"Her" is a beautiful movie in every way, from the script to the performances to what appears on the screen.
It's an admittedly silly premise: set in a future that looks believably close to our world, Joaquin Phoenix is Theodore, a lonely man on the precipice of divorce who falls in love with his new operating system. Scarlett Johansson voices the O.S. calling itself "Samantha," so who can blame Theodore for falling for her?
But the premise isn't played for laughs, nor is writer and director Spike Jonze simply satirizing our growing obsession with technology. That would be too easy, and merely scratching the surface. He's digging much deeper into the human condition and the need for relationships.
Phoenix is mesmerizing and it's even more impressive when you consider how much time he spends alone on screen, talking to no one, his eyes anxiously searching, desperate for what Samantha will say next.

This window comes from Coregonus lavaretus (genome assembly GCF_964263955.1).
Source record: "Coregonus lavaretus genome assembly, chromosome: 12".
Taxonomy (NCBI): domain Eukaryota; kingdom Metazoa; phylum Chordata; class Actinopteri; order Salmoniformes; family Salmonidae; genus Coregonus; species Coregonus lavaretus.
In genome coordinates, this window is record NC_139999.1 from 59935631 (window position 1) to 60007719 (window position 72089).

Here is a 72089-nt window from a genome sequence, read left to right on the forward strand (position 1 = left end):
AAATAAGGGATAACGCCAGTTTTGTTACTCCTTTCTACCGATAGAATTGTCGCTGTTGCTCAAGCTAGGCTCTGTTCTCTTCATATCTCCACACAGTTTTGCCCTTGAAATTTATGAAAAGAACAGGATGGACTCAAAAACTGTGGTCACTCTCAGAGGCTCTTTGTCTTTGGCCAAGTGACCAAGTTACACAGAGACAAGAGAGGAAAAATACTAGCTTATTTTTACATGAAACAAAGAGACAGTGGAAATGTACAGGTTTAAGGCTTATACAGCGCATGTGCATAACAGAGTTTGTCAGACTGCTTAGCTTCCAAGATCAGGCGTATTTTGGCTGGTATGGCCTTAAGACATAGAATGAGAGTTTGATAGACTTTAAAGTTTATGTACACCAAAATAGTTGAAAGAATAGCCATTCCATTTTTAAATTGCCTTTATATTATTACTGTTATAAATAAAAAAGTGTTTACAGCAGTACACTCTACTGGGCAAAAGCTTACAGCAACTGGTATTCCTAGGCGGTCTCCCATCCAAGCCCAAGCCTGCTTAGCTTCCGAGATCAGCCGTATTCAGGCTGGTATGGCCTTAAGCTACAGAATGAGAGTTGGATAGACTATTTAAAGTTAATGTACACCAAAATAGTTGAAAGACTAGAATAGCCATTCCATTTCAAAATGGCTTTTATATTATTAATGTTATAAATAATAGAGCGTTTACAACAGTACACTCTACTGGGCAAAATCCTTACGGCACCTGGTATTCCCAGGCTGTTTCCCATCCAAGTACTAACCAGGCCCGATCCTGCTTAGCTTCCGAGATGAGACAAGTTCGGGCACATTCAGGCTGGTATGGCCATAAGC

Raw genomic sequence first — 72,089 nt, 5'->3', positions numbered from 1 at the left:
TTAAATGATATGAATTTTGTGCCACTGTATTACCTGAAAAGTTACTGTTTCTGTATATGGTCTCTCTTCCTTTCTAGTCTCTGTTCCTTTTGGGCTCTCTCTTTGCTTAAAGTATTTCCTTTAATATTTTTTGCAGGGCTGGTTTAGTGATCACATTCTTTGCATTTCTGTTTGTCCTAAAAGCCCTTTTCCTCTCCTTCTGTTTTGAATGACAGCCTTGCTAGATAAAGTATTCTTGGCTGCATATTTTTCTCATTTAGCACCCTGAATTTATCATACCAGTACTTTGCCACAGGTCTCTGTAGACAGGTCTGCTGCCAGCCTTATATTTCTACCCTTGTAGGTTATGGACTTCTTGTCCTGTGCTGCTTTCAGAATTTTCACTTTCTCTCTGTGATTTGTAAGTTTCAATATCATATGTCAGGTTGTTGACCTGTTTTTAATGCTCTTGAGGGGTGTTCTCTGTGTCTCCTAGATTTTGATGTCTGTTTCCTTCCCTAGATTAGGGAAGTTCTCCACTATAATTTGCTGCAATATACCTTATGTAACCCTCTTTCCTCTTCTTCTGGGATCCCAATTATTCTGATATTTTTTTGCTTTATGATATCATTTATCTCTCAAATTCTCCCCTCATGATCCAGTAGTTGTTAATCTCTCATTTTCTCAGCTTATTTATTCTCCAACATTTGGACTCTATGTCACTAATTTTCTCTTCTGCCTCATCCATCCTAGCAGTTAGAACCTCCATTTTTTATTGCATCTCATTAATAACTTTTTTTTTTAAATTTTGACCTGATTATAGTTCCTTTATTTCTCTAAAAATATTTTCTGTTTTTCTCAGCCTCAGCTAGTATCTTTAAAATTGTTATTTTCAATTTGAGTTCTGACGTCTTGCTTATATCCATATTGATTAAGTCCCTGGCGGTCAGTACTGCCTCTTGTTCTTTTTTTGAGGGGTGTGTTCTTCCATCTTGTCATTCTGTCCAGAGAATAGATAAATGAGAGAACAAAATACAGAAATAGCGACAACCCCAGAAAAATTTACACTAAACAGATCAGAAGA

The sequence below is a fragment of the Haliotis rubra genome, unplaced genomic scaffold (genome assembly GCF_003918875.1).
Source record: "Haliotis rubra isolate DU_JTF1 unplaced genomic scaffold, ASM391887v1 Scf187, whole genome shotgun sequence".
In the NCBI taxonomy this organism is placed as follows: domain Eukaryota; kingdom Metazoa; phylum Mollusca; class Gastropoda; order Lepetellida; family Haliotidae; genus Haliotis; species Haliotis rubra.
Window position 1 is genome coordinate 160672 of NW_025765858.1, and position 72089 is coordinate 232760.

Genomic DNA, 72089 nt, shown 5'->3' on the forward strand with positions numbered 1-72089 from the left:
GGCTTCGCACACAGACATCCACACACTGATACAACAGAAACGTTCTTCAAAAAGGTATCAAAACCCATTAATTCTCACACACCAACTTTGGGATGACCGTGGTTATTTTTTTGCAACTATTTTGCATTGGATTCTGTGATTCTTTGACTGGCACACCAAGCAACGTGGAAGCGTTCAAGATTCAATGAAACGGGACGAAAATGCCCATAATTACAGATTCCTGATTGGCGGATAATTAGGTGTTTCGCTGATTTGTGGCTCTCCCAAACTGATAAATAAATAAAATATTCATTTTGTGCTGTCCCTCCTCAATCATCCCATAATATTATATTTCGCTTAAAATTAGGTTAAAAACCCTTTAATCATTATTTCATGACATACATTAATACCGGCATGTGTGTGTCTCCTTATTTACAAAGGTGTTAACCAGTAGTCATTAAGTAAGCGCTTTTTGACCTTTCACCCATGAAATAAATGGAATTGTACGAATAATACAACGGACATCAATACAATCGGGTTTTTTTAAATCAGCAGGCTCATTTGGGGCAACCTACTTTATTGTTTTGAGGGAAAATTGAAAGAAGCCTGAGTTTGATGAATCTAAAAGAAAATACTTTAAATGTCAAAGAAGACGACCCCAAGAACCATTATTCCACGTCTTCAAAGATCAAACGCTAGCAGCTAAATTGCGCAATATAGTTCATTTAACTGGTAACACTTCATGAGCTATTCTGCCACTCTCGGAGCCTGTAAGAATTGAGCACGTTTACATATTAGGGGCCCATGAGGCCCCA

Amy Adams is important as a close friend for Theodore who has her own emotional wounds and Johansson's wonderful performance as Samantha is the best case yet for voice work Oscars.
"Her" is both funny and a deeply moving character study. I also love Jonze's vision of the future from the beautiful cityscape to the living spaces and offices, and even the way the clothing styles seem to have gone backwards in the cyclical way fashion works. With the wrong choice, any of these aspects could have made "Her" a cheesy disaster. But jonze makes the right calls every time.
It's science fiction with a lot of truth. The point of it is, while technology will continue to develop and change, the basics of what makes us human stay the same.
This is one special movie.
EPPLER'S RATING: * * * * *
Out of five stars